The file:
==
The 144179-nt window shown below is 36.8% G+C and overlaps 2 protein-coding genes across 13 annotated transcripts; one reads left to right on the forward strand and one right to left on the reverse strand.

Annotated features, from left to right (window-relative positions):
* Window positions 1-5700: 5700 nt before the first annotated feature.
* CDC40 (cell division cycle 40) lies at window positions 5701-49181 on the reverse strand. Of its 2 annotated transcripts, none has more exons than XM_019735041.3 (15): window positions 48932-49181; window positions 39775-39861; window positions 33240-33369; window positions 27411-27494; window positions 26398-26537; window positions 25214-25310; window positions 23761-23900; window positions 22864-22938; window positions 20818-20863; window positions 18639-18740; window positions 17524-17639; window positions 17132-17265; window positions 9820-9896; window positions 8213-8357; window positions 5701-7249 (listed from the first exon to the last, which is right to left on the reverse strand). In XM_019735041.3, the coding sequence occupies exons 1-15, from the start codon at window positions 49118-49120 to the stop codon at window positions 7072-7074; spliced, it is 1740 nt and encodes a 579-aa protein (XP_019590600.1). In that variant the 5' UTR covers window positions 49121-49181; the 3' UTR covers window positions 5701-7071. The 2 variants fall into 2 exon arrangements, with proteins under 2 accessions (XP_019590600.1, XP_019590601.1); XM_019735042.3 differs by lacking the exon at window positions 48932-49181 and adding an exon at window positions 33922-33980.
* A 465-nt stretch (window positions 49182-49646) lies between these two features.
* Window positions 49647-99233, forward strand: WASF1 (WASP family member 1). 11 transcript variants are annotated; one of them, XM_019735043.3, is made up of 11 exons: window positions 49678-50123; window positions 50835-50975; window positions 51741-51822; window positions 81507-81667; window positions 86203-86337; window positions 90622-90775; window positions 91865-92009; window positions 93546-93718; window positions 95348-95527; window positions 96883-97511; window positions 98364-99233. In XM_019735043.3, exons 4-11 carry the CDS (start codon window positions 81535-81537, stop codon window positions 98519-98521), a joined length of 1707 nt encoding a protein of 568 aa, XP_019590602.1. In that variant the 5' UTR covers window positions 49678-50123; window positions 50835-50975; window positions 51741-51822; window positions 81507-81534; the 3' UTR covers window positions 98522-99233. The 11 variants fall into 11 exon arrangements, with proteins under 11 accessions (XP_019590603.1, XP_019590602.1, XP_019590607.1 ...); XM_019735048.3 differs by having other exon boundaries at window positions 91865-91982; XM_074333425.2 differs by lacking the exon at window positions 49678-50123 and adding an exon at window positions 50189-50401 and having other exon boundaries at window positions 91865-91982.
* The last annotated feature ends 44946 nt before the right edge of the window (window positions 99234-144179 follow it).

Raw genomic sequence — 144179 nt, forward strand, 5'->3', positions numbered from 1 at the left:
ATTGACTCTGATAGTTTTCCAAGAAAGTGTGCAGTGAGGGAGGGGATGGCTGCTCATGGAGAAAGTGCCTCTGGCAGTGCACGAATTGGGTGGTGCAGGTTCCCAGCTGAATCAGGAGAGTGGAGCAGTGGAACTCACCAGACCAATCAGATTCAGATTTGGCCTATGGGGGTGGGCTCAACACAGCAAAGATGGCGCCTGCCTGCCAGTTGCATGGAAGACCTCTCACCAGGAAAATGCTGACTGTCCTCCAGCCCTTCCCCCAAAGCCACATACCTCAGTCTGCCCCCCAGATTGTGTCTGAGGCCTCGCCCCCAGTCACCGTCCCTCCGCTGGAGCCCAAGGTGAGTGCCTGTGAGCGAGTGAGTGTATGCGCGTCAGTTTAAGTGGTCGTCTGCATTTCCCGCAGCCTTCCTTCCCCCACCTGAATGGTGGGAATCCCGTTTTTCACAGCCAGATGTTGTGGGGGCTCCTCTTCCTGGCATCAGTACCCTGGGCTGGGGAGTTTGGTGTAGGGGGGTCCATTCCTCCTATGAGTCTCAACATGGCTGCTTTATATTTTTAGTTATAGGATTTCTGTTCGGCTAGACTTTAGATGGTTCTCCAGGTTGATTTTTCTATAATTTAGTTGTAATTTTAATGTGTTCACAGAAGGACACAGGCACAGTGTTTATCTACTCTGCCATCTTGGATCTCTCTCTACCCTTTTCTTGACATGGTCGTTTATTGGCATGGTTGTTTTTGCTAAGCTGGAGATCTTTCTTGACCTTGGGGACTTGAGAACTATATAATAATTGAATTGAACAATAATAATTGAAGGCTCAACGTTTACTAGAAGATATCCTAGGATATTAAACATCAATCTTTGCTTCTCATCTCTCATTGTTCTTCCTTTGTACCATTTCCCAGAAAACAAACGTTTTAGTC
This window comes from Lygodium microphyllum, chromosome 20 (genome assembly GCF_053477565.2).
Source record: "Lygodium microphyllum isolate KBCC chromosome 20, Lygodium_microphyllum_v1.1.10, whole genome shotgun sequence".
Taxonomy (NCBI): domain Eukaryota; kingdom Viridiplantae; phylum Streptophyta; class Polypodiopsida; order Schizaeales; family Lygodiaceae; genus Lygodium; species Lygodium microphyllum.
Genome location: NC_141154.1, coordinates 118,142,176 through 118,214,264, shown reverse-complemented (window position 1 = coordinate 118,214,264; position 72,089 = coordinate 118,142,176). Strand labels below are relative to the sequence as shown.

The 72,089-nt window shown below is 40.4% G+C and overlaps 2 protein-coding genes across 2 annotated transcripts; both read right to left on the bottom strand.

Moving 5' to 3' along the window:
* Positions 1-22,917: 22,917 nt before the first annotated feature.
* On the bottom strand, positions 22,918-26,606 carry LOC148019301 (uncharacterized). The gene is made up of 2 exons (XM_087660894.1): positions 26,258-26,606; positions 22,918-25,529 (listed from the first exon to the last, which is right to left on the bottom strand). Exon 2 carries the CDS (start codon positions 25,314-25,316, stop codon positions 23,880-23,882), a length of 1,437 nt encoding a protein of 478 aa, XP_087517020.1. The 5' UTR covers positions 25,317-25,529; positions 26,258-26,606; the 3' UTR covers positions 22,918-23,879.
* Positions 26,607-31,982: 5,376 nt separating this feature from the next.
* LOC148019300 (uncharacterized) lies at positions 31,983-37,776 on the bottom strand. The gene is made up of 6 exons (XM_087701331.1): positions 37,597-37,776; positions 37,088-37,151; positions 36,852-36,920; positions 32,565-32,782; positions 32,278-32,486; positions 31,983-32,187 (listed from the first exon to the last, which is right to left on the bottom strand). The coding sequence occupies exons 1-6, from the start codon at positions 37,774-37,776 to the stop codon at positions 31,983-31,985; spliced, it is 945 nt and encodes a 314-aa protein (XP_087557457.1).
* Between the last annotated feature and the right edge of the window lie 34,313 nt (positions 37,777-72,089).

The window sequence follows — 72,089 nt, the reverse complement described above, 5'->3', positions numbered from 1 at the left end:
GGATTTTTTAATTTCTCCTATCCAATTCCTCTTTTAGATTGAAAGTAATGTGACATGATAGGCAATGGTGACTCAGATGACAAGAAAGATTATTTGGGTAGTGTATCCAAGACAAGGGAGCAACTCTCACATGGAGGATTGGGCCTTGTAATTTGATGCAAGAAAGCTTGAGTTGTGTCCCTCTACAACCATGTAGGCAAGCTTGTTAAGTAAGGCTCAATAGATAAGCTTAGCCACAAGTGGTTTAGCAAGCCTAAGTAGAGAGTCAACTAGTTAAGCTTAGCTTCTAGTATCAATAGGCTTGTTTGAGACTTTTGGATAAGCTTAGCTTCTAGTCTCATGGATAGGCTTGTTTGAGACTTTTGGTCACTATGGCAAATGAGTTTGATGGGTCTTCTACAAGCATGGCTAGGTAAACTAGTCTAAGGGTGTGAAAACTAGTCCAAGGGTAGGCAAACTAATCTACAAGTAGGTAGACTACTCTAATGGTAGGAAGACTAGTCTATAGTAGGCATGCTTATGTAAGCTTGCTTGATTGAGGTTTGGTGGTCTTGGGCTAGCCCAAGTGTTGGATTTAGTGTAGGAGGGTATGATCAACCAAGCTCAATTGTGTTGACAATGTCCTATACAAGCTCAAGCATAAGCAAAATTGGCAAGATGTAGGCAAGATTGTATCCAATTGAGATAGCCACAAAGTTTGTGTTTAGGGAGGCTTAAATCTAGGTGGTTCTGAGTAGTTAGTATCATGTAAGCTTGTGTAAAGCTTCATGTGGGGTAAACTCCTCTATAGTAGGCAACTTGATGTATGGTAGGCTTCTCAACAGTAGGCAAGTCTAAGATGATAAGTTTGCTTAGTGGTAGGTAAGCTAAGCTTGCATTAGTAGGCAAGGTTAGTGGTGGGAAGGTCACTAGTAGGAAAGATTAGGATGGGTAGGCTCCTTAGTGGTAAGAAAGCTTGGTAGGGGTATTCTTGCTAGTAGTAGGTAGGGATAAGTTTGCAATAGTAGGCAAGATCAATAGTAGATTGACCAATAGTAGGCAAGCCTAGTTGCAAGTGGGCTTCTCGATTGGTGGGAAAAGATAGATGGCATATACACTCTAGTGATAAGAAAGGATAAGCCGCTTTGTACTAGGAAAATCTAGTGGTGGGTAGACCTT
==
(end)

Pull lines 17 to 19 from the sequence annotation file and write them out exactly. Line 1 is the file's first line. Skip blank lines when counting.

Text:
* On the bottom strand, positions 22,918-26,606 carry LOC148019301 (uncharacterized). The gene is made up of 2 exons (XM_087660894.1): positions 26,258-26,606; positions 22,918-25,529 (listed from the first exon to the last, which is right to left on the bottom strand). Exon 2 carries the CDS (start codon positions 25,314-25,316, stop codon positions 23,880-23,882), a length of 1,437 nt encoding a protein of 478 aa, XP_087517020.1. The 5' UTR covers positions 25,317-25,529; positions 26,258-26,606; the 3' UTR covers positions 22,918-23,879.
* Positions 26,607-31,982: 5,376 nt separating this feature from the next.
* LOC148019300 (uncharacterized) lies at positions 31,983-37,776 on the bottom strand. The gene is made up of 6 exons (XM_087701331.1): positions 37,597-37,776; positions 37,088-37,151; positions 36,852-36,920; positions 32,565-32,782; positions 32,278-32,486; positions 31,983-32,187 (listed from the first exon to the last, which is right to left on the bottom strand). The coding sequence occupies exons 1-6, from the start codon at positions 37,774-37,776 to the stop codon at positions 31,983-31,985; spliced, it is 945 nt and encodes a 314-aa protein (XP_087557457.1).